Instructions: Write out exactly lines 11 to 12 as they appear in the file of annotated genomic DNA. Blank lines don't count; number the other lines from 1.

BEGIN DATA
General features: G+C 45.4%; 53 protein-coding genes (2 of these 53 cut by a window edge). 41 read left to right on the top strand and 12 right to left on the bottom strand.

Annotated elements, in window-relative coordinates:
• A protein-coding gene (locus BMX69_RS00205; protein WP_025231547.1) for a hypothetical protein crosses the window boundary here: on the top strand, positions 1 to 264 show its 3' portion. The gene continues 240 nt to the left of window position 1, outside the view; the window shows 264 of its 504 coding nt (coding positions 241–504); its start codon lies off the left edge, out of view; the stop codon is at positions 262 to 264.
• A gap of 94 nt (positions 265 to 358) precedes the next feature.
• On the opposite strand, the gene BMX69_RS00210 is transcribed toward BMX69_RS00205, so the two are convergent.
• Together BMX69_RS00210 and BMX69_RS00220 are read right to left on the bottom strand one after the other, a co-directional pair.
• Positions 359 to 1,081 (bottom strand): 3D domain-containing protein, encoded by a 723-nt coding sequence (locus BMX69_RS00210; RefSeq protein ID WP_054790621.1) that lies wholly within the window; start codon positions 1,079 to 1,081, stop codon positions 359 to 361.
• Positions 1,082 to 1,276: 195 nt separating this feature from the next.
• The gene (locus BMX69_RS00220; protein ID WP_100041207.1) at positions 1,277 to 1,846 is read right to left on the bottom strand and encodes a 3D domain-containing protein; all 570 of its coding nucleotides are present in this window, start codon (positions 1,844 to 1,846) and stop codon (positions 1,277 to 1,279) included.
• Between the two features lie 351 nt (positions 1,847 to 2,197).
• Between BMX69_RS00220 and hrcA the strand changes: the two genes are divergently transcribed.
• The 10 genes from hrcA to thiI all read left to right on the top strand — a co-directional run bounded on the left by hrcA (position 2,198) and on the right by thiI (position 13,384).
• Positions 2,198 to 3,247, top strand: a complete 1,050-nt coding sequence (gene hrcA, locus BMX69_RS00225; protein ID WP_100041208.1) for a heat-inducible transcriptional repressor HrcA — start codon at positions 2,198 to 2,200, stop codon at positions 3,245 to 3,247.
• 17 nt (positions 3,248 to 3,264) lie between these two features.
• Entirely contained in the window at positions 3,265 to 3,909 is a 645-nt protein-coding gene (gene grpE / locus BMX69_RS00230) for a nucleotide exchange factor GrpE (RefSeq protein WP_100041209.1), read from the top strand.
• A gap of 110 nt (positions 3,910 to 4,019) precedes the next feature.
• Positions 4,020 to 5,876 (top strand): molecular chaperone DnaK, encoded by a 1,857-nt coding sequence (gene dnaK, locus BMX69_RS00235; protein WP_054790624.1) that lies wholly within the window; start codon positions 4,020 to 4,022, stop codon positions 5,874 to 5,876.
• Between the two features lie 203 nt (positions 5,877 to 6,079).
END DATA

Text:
• Between BMX69_RS00220 and hrcA the strand changes: the two genes are divergently transcribed.
• The 10 genes from hrcA to thiI all read left to right on the top strand — a co-directional run bounded on the left by hrcA (position 2,198) and on the right by thiI (position 13,384).